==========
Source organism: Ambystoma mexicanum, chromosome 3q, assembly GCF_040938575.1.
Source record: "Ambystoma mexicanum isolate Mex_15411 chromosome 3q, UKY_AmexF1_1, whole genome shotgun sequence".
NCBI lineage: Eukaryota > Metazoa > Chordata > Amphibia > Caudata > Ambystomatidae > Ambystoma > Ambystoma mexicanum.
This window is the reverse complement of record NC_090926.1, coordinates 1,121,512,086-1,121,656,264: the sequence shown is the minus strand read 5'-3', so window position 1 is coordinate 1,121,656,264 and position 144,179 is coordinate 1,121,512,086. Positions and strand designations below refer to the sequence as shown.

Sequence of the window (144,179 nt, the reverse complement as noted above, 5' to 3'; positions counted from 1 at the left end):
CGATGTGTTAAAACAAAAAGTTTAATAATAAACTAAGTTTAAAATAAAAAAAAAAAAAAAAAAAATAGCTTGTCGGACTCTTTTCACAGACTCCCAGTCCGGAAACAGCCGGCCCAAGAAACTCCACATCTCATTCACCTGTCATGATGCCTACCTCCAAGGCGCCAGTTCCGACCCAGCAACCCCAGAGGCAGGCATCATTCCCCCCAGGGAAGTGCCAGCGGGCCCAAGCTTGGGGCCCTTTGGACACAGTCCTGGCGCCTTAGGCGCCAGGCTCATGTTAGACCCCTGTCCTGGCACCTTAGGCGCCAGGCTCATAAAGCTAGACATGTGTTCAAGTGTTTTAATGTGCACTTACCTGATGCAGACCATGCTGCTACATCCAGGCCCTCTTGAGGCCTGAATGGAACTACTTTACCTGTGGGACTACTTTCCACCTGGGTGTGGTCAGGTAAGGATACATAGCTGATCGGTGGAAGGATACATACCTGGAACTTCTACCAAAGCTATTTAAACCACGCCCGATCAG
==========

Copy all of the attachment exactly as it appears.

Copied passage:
Source organism: Ambystoma mexicanum, chromosome 3q, assembly GCF_040938575.1.
Source record: "Ambystoma mexicanum isolate Mex_15411 chromosome 3q, UKY_AmexF1_1, whole genome shotgun sequence".
NCBI lineage: Eukaryota > Metazoa > Chordata > Amphibia > Caudata > Ambystomatidae > Ambystoma > Ambystoma mexicanum.
This window is the reverse complement of record NC_090926.1, coordinates 1,121,512,086-1,121,656,264: the sequence shown is the minus strand read 5'-3', so window position 1 is coordinate 1,121,656,264 and position 144,179 is coordinate 1,121,512,086. Positions and strand designations below refer to the sequence as shown.

Sequence of the window (144,179 nt, the reverse complement as noted above, 5' to 3'; positions counted from 1 at the left end):
CGATGTGTTAAAACAAAAAGTTTAATAATAAACTAAGTTTAAAATAAAAAAAAAAAAAAAAAAAATAGCTTGTCGGACTCTTTTCACAGACTCCCAGTCCGGAAACAGCCGGCCCAAGAAACTCCACATCTCATTCACCTGTCATGATGCCTACCTCCAAGGCGCCAGTTCCGACCCAGCAACCCCAGAGGCAGGCATCATTCCCCCCAGGGAAGTGCCAGCGGGCCCAAGCTTGGGGCCCTTTGGACACAGTCCTGGCGCCTTAGGCGCCAGGCTCATGTTAGACCCCTGTCCTGGCACCTTAGGCGCCAGGCTCATAAAGCTAGACATGTGTTCAAGTGTTTTAATGTGCACTTACCTGATGCAGACCATGCTGCTACATCCAGGCCCTCTTGAGGCCTGAATGGAACTACTTTACCTGTGGGACTACTTTCCACCTGGGTGTGGTCAGGTAAGGATACATAGCTGATCGGTGGAAGGATACATACCTGGAACTTCTACCAAAGCTATTTAAACCACGCCCGATCAG